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Russian Literary First Editions Coming up at Christie’s

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Go West, Book Lover

San Francisco has a thriving book culture. Here’s a handy guide to the best literary spots in and around town. By Matthew Jones

Interior shot of San Francisco’s browser-friendly Brick Row Book Shop. Credit: Zoe Zeitlin.
The sixth floor of the San Francisco Public Library, containing the Marjorie G. and Carl W. Stern Book Arts & Special Collections Center. Credit: Matthew Jones.
“Don Quixote” in the Edith Grossman translation, Book I with 42 illustrations by William T. Wiley, 2009. Edition limited to 400 copies. Typecasting is ongoing for Book II, scheduled for publication in 2010. Courtesy of Arion Press.
The San Francisco Center for the Book’s printmaking studio. Credit: Matthew Jones.
The San Francisco Center for the Book’s bookbinding classroom. Credit: Matthew Jones.

San Francisco is inseparable from its rustic, frontier-era past—a time of shanghaied sailors, opium dens, and gold mining—and its printing history finds origin in this same period, with such names as Edward Bosqui, Charles Murdock, and John Henry Nash. Publications like The Californian, a weekly literary newspaper that employed both Bret Harte and Mark Twain, and Gelett Burgess’ The Lark sprang forth as well, but it was the twentieth century that saw San Francisco’s fine printing rise to a zenith with the arrival of Edwin and Robert Grabhorn. These two brothers from Indiana staked SF as the center of the West Coast book trade, and today their legacies survive as patrons of the book arts. Today’s institutions, booksellers, private presses, and literary boutiques are the conservators of these traditions, and it is their shared realization that makes San Francisco a dream destination for book lovers.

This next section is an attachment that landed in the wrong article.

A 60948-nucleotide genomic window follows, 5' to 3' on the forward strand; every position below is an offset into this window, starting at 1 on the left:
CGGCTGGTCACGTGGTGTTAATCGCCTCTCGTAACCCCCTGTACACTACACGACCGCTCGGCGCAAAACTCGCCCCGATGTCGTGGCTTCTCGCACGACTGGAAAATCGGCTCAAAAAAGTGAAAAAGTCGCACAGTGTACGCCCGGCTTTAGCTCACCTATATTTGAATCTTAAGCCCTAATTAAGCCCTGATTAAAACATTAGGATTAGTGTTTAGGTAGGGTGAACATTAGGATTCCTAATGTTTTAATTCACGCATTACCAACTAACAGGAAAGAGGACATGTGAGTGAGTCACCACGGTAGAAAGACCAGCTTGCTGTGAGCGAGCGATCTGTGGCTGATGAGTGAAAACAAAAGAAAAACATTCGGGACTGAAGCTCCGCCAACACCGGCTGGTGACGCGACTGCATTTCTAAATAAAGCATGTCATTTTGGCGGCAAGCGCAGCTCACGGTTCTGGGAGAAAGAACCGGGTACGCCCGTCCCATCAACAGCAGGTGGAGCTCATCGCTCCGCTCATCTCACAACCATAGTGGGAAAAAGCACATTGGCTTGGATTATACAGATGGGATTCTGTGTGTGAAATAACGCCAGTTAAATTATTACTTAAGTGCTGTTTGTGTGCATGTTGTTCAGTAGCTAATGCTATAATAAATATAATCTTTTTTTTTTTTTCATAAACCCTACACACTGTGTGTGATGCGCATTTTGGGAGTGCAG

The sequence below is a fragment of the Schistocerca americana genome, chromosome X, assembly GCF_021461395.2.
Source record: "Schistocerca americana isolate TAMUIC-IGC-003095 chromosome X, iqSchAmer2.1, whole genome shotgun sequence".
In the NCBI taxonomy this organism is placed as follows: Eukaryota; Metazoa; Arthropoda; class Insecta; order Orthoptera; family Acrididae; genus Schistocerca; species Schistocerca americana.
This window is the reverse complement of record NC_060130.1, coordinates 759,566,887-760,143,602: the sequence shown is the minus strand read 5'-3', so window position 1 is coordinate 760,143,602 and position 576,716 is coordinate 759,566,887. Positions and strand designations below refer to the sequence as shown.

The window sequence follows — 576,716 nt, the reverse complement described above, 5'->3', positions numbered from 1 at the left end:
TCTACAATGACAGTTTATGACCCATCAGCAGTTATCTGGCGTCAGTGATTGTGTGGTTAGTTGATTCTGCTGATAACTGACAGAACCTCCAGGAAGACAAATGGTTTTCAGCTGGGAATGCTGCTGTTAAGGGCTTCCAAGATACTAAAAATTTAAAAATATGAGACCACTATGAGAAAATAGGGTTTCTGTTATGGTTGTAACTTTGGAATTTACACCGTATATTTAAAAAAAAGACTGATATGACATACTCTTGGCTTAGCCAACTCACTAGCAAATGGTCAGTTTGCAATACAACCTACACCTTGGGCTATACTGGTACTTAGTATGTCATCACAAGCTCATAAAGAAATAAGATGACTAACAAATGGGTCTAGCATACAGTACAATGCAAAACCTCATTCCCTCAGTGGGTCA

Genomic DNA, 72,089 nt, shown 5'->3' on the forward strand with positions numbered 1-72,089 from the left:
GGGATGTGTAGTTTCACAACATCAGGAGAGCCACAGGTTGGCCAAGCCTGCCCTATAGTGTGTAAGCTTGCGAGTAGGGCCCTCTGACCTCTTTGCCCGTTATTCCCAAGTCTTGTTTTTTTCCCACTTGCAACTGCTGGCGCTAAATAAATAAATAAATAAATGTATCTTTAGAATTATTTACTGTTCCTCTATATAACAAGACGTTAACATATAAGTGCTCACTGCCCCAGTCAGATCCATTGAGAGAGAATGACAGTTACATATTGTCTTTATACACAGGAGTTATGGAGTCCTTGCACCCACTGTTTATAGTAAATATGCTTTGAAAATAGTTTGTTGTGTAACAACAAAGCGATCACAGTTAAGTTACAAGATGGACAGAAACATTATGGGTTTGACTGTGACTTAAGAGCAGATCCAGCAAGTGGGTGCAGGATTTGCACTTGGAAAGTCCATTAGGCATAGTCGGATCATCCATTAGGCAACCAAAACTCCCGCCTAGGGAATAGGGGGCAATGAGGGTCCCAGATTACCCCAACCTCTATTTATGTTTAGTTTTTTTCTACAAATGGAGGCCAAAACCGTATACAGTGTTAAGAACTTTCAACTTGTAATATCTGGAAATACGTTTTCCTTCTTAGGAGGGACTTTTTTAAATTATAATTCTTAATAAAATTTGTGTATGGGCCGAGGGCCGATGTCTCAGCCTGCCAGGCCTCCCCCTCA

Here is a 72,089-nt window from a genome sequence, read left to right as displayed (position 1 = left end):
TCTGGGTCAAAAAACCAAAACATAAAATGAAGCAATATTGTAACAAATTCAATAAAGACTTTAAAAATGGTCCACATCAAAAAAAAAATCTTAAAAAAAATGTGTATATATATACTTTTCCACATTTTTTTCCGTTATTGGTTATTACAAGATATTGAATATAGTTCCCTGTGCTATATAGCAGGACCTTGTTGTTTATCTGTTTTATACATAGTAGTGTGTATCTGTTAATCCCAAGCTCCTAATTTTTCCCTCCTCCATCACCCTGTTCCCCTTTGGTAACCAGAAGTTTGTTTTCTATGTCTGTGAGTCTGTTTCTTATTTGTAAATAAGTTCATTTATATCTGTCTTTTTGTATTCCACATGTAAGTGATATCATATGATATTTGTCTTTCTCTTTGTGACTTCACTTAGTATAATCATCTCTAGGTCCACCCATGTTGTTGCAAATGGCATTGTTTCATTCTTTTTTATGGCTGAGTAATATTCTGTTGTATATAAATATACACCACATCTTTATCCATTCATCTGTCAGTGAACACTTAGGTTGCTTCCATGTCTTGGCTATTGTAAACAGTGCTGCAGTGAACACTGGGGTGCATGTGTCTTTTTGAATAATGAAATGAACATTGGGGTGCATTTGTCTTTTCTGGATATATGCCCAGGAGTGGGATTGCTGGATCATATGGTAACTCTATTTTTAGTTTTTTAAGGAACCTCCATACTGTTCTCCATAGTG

For first time visitors, chances are you’ll book a stay in tony Union Square—a good choice, as it’s at the heart of some of the city’s finest book tourist sites. First, off to the bookshops. Surrounded by world-class shopping and department stores like Saks, Neiman Marcus, and a massive Macy’s, the most-convenient stop is 49 Geary Street home to more than twenty fine art galleries and three ABAA booksellers. John Windle Antiquarian Books specializes in the illustrated work of William Blake, but also carries a selection that varies from medieval times to twentieth-century literature. Though serious buyers can make an appointment for a one-on-one consultation, browsers are always welcome. Located just across the hall is the Children’s Book Gallery, established in 2006 as a spin-off of John Windle. This cozy, well-decorated shop specializes in antiquarian and collectable children’s books from 1750 to 1950, and despite respectively recent beginnings, has quickly become a leader in its area of expertise. A little farther down is the Brick Row Book Shop, operating in name from 1915 though under the auspices of John Crichton since 1983. Crichton specializes in English and American fiction and manuscripts, and has a large, browser-friendly office. Another nearby ABAA bookseller is Argonaut Book Shop. This street-level and spacious shop focuses on Western Americana and literature, along with associated maps, prints, and ephemera. Walk-ins are always welcome. If in town on a Thursday (Thursday is auction day!), pay a visit to one of the foremost West Coast auction houses of books and ephemera—PBA Galleries. PBA sells material across a broad price spectrum.

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